No, lets talk about extra murals again. When we asked Mr C in the beginning of the year what he wanted to do his very first request was chess, followed by tennis. Our school has a wonderful addition to the usual school curriculum - one hour of chess per week in class as part of your school fees from grade R to grade 3. Therefore all the kids learn how to play chess and solve the problems. Some just love it and then want to take it as an extra mural too.
Due to the rugby the first part of the year, Mr C and the other boys have not been able to play in one of the chess tournaments up to now . A chess tournament takes up a whole day - well at least the best part of it. And you play all your rounds - there's no slipping away somewhere else to do something else.
So on Saturday morning I left with our very own very excited little Gary Kasparov to attend his first tournament. Boy was I unprepared! We get to the school and the quad at the hall and there the parents are literally camped out - chairs, tables, cooler boxes, blankets and flasks of hot stuff. And chess sets everywhere. Because even if you do not play right now, you play outside for entertainment. It was cold and icy and a few drops even fell here and there.Thank goodness that we have a whole group playing for the school and the parents formed a very companionable group to which we were called the moment a mom spotted us. Another mom had an extra chair for me and the tuck shop supplied endless hot chocolate. Somewhere I slipped away to the closest Woollies food for reinforcements . Next time I will be more prepared for all this.
But what a nice group of parents! And because the school has a lot of kids playing the chess coach was there as well - supporting the little ones. There were 6 grade 1's competing on Saturday (and two other on holiday). The camaraderie between the kids and the parents were fantastic. In fact, one of the moms has offered crochet classes at the next tournament! I will be there with my no 3,5 needle and double ply wool to make a bucket list item reality.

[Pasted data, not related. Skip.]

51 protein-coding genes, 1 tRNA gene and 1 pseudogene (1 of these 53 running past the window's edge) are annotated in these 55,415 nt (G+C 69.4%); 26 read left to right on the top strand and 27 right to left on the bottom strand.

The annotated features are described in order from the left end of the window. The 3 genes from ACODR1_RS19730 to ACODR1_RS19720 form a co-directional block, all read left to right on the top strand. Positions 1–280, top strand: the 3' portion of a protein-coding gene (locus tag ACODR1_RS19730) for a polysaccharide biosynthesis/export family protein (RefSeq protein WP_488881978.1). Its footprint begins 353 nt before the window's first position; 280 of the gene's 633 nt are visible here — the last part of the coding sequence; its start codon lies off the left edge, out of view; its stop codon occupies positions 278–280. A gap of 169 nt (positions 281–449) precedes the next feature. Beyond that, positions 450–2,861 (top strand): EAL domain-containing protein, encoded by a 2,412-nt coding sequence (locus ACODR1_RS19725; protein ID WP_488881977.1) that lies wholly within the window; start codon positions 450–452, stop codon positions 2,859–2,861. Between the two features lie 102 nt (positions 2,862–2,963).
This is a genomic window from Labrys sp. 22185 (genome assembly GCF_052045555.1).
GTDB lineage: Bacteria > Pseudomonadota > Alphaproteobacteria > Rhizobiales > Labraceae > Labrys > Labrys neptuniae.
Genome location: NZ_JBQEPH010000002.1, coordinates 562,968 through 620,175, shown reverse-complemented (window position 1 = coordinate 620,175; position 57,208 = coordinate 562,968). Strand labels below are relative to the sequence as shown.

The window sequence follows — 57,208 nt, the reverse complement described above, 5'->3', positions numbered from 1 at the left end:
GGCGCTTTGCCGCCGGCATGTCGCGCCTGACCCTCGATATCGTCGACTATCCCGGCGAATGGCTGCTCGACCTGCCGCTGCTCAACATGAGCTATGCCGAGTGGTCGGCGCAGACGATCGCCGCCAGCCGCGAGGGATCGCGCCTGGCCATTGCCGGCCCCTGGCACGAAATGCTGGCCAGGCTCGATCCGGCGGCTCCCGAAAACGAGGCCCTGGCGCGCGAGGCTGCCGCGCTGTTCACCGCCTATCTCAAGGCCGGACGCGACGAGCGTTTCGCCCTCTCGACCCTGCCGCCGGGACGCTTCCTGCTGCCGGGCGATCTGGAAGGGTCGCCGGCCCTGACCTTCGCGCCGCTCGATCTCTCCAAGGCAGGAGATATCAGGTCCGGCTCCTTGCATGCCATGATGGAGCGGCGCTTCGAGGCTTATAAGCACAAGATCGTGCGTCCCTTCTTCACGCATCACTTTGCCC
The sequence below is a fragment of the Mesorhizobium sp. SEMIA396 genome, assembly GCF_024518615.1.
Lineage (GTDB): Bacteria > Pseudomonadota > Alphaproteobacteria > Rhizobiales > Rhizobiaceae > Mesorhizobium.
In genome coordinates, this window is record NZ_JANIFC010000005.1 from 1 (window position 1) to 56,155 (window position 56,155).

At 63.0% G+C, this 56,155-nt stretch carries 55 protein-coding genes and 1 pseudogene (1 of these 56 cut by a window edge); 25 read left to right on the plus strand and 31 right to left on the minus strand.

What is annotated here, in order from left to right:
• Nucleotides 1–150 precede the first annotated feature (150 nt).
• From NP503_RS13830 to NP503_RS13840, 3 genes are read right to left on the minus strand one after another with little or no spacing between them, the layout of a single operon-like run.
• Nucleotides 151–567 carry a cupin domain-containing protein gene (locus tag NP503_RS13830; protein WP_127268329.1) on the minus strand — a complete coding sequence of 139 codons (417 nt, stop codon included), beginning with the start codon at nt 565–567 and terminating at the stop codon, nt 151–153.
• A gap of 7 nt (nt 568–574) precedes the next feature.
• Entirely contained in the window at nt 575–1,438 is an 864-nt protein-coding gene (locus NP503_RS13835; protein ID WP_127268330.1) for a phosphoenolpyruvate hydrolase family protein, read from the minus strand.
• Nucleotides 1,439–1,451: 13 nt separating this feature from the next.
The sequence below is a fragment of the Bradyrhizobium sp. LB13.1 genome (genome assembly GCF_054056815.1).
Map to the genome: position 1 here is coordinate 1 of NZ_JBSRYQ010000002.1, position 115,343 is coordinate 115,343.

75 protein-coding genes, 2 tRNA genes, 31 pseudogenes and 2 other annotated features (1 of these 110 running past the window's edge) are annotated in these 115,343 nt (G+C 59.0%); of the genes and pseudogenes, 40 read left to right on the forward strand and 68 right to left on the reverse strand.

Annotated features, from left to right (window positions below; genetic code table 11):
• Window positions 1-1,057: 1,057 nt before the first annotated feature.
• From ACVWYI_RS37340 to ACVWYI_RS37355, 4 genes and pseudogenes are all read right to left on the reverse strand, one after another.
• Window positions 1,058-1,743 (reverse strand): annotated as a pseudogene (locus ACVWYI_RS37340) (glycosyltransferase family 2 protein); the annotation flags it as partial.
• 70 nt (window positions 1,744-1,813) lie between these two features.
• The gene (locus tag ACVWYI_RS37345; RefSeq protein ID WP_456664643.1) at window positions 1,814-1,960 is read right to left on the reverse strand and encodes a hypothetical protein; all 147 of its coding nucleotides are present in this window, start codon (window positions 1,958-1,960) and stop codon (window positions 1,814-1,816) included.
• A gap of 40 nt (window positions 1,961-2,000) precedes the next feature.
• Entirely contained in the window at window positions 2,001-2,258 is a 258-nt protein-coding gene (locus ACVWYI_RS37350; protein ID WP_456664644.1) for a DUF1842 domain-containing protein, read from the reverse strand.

|The very serious world of chess at grade 1 level|
What was also an eye opener was how very serious all this gets taken. There was another grade 1 player where the organizers had to ask the parents to leave the hall! They were standing behind him, making low noises at every move and basically intimidating the opponent. There were also kids doing the "chess mate in 5 moves" trick - as our coach says - they will get away with it in grade 1 but after that they will be caught out and never got the experience of a good game played. Some kids tried to enforce the time rule (not applicable on this level) but C bravely stood his ground and said no when confronted with this. She then promptly told him she was going to win as she is the reigning no 1. I love that he gave her a great game and was not intimidated at all, even getting through with a pawn and claiming his queen back. Wow, that they do all this for the benefit of getting the best ranking and winning the tournament. Chess seem to be a very serious and competitive business. Of course winning is important and I hear that the top players are battling it out for ranking for Northern Gauteng presentation but seriously at 6 the experience and joy of it is so much more important!
What will stay with me forever is the total joy on Mr C's face! He loved every moment - even his losses. What I also love is that this seem to be the trend in our school's players - they will run out of the hall, big smile, and then lost or drew (or won). The smile is plus minus the same - the joy of the game well played. And they were all so very very happy that one of their group won one of the money prizes.
Mr C did well for a first time competitor and ended middle of the field. Some of the kids have played 5 tournaments this year and he stood his ground. I am very proud of him - not only for doing well but for enjoying it too.